Advanced life support protocols should be initiated if clinically warranted.
Management includes immediate discontinuation of the serotonergic medication, addressing abnormal vital signs, and sedation with gamma-amino butyric acid (GABA) agonists.
Serotonin toxicity, also known as serotonin syndrome, is a potentially life-threatening condition caused by excessive serotonergic activity. There is a lengthy list of medications, illicit drugs, and supplements that can cause serotonin toxicity, but the most common are antidepressants (monoamine oxidase inhibitors [MOIs], selective serotonin reuptake inhibitors [SSRIs], serotonin-norepinephrine reuptake inhibitors [SNRIs], tricyclic antidepressants [TCAs], etc). Toxicity can also occur with the addition of medications or substances that alter the metabolism of serotonergic drugs, and genetic polymorphisms in the p450 system can make an individual more susceptible to toxicity. Most cases are caused by a combination of 2 or more medications that have different mechanisms to increase the effects of serotonin. The combination of a monoamine oxidase inhibitor (MAOI) with another serotonergic medication is the most concerning for developing serotonin toxicity.
Serotonin toxicity is a spectrum of illness, with serotonin syndrome being on the severe end of the range. Mild cases of serotonin toxicity might be just subjective feelings of palpitations or anxiety. The finding of clonus is a good indicator of serotonin toxicity and can be induced with mild forms and spontaneous with greater severity. Significant rigidity can ensue with severe toxicity, and clonus will not be seen in those cases. Mild toxicity can include symptoms such as tremor, diarrhea, tachycardia, hypertension, and anxiousness, while more severe toxicity will include rigidity, ocular clonus, hyperthermia, hypotension, and diminished responsiveness.
The onset of serotonin toxicity is generally rapid, occurring within hours of exposure / increase in dosage and typically resolves within a day or 2 after discontinuation of any offending agents and with treatment. However, not all cases will follow this pattern, and delayed onset toxicity is possible. The prognosis for recovery is very good with early administration of supportive care.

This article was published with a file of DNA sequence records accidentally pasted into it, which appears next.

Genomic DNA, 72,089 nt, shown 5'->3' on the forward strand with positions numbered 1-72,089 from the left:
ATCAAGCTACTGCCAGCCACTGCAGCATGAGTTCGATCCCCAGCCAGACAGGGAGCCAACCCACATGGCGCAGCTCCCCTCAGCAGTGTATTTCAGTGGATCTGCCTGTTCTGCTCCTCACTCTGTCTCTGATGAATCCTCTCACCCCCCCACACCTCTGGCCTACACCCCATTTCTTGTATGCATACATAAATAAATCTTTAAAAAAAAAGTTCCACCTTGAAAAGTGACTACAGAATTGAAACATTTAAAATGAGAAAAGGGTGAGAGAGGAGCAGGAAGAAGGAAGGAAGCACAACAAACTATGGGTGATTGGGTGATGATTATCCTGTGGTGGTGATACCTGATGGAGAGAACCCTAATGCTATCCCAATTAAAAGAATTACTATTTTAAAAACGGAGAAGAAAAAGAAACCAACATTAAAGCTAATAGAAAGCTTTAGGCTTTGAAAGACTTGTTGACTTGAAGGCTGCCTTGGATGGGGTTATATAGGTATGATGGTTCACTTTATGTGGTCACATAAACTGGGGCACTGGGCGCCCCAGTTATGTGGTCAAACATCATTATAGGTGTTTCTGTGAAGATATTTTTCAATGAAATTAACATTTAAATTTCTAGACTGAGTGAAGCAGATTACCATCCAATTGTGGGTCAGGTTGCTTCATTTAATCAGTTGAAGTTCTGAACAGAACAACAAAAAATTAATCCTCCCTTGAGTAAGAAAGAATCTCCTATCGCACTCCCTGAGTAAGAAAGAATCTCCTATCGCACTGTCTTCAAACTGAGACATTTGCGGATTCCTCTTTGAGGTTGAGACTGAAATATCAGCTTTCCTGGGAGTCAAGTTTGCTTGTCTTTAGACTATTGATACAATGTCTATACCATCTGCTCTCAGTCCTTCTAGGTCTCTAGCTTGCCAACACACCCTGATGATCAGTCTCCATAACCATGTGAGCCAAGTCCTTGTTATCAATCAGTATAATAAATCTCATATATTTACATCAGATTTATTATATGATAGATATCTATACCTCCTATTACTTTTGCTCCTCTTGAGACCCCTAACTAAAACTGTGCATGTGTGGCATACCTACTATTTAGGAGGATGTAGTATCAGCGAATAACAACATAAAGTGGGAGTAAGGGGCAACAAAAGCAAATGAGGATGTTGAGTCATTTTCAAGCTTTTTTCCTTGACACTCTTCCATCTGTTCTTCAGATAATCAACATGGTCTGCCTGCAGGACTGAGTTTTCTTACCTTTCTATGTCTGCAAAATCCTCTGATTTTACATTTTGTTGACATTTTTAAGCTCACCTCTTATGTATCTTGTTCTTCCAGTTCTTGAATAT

T43.225A – Adverse effect of selective serotonin reuptake inhibitors, initial encounter
371089000 – Serotonin syndrome
- Neuroleptic malignant syndrome
- Malignant hyperthermia
- Anticholinergic toxicity
- Nonconvulsive status epilepticus
- Upper motor neuron lesions
- Salicylate toxicity
- Sympathomimetic toxicity
- Delirium tremens / alcohol withdrawal
- Spinal cord injury
- Although the diagnostic criteria for serotonin syndrome will identify those with moderate-to-severe effects, it will not capture all patients with serotonin toxicity, especially mild cases. Vigilance must be maintained, and an emphasis placed on exposure with associated symptoms and clinical suspicion rather than rigid adherence to published guidelines for diagnosis.
- Less recognized agents that have serotonergic activity can contribute to the development of toxicity, such as narcotics (eg, tramadol, fentanyl), antibiotics (linezolid), methylene blue, St. John's wort, lithium, dextromethorphan, and several illicit substances (eg, 3,4-methylenedioxy-methamphetamine, cocaine).